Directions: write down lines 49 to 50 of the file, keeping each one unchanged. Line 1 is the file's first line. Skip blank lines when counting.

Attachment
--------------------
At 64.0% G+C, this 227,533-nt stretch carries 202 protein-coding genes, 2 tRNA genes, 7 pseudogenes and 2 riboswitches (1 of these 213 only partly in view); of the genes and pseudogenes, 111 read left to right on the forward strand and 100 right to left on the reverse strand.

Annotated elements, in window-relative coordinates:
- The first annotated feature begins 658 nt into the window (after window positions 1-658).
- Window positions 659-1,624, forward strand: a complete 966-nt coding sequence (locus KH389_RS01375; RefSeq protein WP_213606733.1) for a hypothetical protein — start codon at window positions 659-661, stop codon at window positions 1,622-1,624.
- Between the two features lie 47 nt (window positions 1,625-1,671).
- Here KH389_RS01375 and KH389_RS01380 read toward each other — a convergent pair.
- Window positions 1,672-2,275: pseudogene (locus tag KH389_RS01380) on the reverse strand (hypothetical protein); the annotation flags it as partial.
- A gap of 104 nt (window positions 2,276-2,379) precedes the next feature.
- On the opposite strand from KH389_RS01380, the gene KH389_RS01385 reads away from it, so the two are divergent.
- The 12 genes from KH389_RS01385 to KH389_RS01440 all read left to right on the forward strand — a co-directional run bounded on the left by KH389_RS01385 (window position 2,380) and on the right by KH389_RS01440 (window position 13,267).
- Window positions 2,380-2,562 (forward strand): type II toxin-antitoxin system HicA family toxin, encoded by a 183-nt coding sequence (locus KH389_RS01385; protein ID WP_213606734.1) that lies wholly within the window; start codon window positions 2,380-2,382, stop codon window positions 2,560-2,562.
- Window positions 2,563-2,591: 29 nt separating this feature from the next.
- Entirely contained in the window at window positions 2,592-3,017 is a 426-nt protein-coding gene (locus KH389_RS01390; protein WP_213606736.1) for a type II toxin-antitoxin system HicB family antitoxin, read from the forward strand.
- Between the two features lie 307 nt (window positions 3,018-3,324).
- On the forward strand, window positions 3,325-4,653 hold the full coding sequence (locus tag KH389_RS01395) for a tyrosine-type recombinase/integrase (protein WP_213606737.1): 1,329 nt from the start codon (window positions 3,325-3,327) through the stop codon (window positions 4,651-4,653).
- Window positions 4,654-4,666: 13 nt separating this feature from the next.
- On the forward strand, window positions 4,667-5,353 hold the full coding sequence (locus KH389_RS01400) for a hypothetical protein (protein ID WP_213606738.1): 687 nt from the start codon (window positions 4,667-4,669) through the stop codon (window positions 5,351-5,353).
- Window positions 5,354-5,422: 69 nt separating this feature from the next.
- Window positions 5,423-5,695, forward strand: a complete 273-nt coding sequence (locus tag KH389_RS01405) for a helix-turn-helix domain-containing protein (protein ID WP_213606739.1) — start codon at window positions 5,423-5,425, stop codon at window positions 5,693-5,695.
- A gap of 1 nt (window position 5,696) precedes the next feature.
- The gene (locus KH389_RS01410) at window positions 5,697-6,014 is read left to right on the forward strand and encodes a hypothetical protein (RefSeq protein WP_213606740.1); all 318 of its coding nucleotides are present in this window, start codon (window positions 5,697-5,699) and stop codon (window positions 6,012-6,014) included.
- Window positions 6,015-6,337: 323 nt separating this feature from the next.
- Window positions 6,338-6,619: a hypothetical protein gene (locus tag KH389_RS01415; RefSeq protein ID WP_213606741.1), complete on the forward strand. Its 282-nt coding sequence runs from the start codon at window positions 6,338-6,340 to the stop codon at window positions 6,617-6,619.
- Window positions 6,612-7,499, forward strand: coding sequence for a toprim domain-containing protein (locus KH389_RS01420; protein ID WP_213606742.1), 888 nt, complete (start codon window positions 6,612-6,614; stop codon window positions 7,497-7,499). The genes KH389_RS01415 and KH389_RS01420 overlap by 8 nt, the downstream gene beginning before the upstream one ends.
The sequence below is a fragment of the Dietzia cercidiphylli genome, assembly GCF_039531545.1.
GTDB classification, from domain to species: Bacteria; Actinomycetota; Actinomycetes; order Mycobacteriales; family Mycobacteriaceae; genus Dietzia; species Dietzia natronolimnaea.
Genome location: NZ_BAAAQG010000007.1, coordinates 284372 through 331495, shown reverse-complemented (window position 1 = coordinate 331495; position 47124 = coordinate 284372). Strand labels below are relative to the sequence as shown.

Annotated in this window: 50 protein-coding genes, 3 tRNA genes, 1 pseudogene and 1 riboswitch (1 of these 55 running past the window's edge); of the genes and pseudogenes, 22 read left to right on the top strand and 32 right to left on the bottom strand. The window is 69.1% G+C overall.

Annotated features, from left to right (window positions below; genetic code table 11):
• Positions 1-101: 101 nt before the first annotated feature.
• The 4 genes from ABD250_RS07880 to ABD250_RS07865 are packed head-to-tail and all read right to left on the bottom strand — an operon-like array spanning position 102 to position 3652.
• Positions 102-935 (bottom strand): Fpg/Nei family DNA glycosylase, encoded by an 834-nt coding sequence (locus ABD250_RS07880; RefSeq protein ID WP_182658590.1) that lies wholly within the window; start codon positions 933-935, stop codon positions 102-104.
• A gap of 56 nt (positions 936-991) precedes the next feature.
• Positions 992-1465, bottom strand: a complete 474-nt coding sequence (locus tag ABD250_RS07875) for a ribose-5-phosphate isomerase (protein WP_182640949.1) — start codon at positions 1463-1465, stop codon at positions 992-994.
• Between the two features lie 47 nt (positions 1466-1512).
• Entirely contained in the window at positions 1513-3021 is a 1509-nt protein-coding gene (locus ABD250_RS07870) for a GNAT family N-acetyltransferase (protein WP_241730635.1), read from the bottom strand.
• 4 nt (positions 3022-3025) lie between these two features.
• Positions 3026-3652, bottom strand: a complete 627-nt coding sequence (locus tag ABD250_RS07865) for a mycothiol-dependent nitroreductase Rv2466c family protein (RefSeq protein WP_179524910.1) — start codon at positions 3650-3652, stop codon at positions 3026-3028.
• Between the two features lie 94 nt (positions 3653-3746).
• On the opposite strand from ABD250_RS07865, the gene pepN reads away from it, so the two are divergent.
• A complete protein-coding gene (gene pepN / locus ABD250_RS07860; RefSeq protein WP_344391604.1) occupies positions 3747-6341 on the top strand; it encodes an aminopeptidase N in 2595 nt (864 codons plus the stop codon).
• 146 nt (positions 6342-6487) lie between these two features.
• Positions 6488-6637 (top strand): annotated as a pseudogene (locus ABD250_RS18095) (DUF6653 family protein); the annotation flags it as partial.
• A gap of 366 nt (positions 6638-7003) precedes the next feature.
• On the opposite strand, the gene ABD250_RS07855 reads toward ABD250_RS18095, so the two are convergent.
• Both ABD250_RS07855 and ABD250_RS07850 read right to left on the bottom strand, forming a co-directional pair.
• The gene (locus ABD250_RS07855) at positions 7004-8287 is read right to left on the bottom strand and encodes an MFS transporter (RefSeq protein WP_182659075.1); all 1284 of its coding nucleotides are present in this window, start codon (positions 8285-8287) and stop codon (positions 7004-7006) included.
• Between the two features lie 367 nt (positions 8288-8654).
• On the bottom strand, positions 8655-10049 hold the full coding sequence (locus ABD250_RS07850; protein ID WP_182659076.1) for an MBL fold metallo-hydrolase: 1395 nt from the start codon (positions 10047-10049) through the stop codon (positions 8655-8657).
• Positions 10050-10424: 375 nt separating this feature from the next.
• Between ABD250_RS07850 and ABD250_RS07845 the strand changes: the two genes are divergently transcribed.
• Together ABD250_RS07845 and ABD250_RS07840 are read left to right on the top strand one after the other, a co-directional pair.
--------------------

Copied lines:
• On the bottom strand, positions 8655-10049 hold the full coding sequence (locus ABD250_RS07850; protein ID WP_182659076.1) for an MBL fold metallo-hydrolase: 1395 nt from the start codon (positions 10047-10049) through the stop codon (positions 8655-8657).
• Positions 10050-10424: 375 nt separating this feature from the next.